Actor Mila Kunis: Her Hidden Diversity and Culturally Rich Background

Photo labeled for reuse, courtesy of Wikimedia Commons.

Well-loved Hollywood actor, Mila Kunis, is a favorite for many. However, many do not know of the third culture kid (TCK) background she has.

This video is from an episode of Jimmy Kimmel Live in which he hosted Mila Kunis on the show. The Video shows Kunis discussing her parents being in awe of American diapers, and the cultural differences in the toys and ways of raising a child in America compared to during her childhood in Ukraine.

Kunis’ Childhood

Photo labeled for reuse, courtesy of Unsplash.

Birth name Milena Markovna Kunis, known to many as Mila Kunis was born in 1983 in her home country of Ukraine, in the city of Chernivtsi. Her parents are Jewish Ukrainians. Kunis grew up speaking her native language of Russian. After her parents confessed they saw “no future” in communist Ukraine for their children, they packed up with only $250 dollars in their pocket, and moved to California, United States. Kunis was a mere 7 years old when this move transpired.

The transition to America was anything but smooth for Kunis. Growing up only speaking Russian and being thrown into a completely English speaking environment of American schools, Kunis was in a culture shock. She felt she did not understand anything about American culture, people, and especially not language. Kunis states in an interview with the Los Angeles Times, “I blocked out second grade completely. I have no recollection of it. I always talk to my mom and my grandma about it. It was because I cried every day.” This suppression of memories was due to the swift change a young Kunis witnessed by moving to the U.S. with hardly any preparation.

Kunis is now an ATCK. She was a TCK as Kunis was culturally mobile between Ukraine and America during formative years of her life. She cultivated a third culture out of her move to America. This third culture is from the joining the culture of her Jewish and Ukrainian heritage to her American experiences and interactions with the culture.

Introduction to Hollywood

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The Kunis family initially started out in American struggling to make ends meet. However, the parents encouraged their daughter to pursue acting classes in a bet to assimilate more into American culture and gain friends. However, this quest turned into something greater than anyone could have imagined. At only 14, Kunis got her first big role as Jackie Burkhart. This role was in what would eventually prove to be a highly successful sitcom, That ’70s Show. This first major role propelled Kunis’ career.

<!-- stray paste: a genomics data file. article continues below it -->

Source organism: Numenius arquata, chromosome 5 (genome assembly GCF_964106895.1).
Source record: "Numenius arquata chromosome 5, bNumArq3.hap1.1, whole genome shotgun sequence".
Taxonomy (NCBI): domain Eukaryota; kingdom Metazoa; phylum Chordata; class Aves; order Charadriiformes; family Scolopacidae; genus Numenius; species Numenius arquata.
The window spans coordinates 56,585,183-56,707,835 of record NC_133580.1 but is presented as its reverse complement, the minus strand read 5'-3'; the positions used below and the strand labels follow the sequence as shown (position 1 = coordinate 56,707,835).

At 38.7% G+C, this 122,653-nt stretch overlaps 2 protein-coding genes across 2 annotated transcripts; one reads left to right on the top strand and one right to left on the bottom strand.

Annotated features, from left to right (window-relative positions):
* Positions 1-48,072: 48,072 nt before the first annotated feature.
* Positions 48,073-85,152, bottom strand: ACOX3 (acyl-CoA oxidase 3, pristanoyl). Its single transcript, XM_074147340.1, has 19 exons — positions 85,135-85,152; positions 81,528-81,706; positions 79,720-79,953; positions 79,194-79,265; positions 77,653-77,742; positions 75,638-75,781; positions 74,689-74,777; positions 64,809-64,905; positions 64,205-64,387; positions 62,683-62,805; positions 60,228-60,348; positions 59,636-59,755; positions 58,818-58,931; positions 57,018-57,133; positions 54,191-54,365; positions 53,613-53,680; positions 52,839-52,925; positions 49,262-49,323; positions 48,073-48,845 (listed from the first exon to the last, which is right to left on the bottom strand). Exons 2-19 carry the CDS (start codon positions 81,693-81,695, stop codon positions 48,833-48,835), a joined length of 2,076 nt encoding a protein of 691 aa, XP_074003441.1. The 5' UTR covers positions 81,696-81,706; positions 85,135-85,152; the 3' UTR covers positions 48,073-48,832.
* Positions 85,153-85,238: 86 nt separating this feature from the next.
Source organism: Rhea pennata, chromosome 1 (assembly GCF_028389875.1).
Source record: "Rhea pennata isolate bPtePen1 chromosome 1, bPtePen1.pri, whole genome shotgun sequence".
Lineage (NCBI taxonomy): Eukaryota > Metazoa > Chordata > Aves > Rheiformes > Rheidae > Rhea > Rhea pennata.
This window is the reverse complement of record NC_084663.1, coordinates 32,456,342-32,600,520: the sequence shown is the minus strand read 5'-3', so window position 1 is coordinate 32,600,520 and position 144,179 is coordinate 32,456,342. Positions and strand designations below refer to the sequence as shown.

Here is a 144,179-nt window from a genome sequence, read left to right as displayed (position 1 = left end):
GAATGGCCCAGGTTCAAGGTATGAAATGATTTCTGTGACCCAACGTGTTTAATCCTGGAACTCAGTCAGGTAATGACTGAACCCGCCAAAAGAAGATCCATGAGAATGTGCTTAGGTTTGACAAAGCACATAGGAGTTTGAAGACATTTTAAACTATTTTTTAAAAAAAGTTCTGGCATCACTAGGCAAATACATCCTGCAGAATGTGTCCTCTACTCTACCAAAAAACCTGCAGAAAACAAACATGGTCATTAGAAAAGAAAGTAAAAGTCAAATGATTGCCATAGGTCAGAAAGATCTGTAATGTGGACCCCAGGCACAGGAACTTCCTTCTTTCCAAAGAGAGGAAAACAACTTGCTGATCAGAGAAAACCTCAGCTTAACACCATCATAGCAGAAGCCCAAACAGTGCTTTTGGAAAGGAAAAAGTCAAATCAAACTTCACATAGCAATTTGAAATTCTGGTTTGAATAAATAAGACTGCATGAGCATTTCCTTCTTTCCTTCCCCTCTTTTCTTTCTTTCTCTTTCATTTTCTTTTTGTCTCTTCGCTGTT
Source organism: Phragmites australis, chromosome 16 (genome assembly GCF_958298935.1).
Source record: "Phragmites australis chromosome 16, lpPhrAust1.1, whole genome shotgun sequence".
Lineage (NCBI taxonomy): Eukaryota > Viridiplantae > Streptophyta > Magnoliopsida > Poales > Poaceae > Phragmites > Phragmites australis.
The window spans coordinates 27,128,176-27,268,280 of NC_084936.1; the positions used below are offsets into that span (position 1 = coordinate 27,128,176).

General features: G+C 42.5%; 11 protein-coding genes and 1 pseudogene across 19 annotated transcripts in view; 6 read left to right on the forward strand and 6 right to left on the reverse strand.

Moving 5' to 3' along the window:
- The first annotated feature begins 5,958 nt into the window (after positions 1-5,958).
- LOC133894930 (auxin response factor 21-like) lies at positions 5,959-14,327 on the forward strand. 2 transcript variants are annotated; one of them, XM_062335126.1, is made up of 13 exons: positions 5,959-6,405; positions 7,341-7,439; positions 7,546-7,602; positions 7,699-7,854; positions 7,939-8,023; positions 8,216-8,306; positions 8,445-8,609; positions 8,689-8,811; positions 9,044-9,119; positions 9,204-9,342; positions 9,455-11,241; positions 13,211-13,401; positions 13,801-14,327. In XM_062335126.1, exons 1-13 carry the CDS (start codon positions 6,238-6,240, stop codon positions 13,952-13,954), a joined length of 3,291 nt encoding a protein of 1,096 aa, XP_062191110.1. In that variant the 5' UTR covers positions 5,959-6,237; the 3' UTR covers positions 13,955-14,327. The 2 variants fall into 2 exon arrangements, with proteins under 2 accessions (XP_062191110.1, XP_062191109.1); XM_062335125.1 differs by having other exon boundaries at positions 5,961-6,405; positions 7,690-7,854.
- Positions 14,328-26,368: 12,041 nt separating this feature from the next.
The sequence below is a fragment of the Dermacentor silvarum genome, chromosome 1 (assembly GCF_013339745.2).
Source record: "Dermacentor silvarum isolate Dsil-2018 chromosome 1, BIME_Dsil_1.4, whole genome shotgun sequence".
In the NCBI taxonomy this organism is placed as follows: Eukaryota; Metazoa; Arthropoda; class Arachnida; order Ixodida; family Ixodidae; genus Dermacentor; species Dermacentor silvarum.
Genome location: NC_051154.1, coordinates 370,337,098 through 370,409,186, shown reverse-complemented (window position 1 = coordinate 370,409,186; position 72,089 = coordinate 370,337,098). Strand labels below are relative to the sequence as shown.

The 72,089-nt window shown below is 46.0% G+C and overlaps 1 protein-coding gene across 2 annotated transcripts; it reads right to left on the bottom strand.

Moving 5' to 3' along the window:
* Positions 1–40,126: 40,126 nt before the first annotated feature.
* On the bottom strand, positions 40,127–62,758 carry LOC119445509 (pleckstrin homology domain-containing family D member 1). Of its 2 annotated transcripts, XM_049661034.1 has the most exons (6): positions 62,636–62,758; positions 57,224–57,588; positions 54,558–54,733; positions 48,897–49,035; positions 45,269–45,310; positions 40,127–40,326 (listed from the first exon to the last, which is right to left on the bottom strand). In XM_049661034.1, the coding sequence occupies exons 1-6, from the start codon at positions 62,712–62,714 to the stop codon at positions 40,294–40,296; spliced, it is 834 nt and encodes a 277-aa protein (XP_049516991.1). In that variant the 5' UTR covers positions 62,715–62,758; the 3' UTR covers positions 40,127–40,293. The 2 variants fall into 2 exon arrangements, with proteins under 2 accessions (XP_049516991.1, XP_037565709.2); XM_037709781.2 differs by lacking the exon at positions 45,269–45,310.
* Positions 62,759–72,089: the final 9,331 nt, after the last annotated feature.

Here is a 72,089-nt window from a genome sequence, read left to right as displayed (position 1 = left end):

Throughout her time in Hollywood, Kunis has been able to incorporate her Ukrainian heritage in film. In the movie “Max Payne” she utilizes her native Russian tongue and does it impeccably.

Hidden Diversity

Image is of a brick wall with a question mark on it, symbolizing the questions in the discussion aspect.
Photo labeled for reuse, courtesy of Unsplash.

Although Kunis has utilized her native language in her career and speaks about it candidly in interviews, that does not mean all are familiar with her background. Kunis appears, as well as generally portrays, an all-American role. She is a white individual, which is the majority race in America, so many presume her to be a native. Kunis has a hidden diversity of being bilingual and 100% Ukrainian and Jewish in her heritage. She now adapted the voice of someone from America. With hardly any accent to be noted, this only adds to her hidden diversity.

Interviewing a close friend, roommate and longtime Kunis fan was interesting eliciting her thoughts on this hidden diversity in Kunis. Levis explains to me “I never knew she had any sort of Russian or Ukrainian background. I kind of just assumed she was your all-American actor! She never seemed to have an accent or cultural differences in her acting, but that is really interesting. I hope she is able to use her native language in her future work– that would be really cool.” Her TCKness is not one onlookers generally attribute when looking at her, but this remains a prevalent aspect of Kunis’ identity.

Questions to Consider

Did you know Mila Kunis was from Ukraine or could speak Russian?

Do you think the adversity she Kunis had to face coming from Ukraine and being thrown into a culture shock environment at a young age has been a helping or hurting factor in her career as an actor?

Do you think Kunis should apply her Russian language in more films going forward? Why?

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